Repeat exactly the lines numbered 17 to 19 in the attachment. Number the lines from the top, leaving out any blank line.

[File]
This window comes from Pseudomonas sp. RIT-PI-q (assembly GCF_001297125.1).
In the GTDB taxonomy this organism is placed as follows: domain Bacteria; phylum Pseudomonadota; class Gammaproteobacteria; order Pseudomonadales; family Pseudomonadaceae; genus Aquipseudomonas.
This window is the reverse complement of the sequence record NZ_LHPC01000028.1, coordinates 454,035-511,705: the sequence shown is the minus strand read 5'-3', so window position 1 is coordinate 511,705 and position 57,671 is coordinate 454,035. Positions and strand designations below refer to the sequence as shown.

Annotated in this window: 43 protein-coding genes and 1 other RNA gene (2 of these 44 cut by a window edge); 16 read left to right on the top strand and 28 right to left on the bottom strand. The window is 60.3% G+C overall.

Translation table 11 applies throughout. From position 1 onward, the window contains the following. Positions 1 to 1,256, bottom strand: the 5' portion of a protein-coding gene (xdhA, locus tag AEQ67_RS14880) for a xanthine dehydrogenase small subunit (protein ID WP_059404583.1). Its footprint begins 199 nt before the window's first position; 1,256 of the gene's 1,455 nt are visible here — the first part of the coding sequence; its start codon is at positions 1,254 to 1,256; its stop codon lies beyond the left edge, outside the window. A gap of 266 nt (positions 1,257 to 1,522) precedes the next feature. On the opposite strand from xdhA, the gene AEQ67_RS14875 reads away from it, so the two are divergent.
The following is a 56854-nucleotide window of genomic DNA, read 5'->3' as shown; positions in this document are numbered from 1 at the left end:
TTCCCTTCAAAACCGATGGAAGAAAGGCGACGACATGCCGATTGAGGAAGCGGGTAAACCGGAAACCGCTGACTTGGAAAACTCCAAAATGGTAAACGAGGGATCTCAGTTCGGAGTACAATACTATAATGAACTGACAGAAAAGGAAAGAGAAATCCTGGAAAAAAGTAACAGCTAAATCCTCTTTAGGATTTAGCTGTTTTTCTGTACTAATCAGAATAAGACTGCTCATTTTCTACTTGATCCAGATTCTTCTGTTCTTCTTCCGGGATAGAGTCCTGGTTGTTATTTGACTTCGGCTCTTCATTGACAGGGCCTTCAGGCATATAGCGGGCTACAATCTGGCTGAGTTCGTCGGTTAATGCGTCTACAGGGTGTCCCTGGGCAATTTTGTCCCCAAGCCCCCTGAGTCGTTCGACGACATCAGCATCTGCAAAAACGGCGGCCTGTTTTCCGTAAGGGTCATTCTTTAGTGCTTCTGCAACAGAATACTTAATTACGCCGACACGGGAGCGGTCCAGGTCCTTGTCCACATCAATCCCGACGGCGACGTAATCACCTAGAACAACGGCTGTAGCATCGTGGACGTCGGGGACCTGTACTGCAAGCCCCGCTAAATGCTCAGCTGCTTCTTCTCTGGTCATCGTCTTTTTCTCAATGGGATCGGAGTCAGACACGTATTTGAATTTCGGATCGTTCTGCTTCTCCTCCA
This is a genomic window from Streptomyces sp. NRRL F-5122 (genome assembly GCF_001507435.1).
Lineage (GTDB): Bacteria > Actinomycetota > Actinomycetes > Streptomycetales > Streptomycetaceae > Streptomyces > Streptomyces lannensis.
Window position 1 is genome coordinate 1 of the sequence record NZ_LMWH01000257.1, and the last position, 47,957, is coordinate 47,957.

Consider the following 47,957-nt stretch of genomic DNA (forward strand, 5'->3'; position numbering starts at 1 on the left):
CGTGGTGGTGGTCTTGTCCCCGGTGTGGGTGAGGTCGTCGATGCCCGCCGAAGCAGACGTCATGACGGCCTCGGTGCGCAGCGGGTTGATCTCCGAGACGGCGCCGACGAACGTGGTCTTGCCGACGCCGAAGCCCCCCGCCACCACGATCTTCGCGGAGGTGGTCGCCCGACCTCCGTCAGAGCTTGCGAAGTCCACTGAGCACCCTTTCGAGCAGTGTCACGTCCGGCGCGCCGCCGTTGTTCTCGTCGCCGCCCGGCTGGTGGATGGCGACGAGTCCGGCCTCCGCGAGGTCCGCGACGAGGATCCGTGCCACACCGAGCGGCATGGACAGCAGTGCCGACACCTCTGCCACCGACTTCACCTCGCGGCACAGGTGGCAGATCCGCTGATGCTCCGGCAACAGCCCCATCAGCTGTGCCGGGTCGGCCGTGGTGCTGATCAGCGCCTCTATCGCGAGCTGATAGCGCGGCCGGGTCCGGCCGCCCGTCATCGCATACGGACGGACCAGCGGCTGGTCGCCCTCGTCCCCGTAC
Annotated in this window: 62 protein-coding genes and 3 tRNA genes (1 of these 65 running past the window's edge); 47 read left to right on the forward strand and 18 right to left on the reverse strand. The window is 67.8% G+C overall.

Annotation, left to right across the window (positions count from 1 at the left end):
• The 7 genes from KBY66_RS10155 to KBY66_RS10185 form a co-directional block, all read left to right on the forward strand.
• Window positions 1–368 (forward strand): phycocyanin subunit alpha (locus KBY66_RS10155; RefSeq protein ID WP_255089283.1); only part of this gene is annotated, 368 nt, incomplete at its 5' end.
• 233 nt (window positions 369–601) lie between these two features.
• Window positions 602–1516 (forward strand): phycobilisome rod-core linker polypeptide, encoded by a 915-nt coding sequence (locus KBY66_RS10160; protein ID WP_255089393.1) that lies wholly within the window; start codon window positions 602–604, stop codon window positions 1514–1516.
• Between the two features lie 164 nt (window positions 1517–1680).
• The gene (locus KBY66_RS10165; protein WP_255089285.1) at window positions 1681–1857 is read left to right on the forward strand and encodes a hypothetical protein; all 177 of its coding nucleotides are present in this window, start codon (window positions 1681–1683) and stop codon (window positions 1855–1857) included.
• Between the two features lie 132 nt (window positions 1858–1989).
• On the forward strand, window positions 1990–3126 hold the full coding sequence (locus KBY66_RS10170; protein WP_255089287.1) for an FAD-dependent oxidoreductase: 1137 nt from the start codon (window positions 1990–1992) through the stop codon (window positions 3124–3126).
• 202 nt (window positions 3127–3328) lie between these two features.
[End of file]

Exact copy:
• 233 nt (window positions 369–601) lie between these two features.
• Window positions 602–1516 (forward strand): phycobilisome rod-core linker polypeptide, encoded by a 915-nt coding sequence (locus KBY66_RS10160; protein ID WP_255089393.1) that lies wholly within the window; start codon window positions 602–604, stop codon window positions 1514–1516.
• Between the two features lie 164 nt (window positions 1517–1680).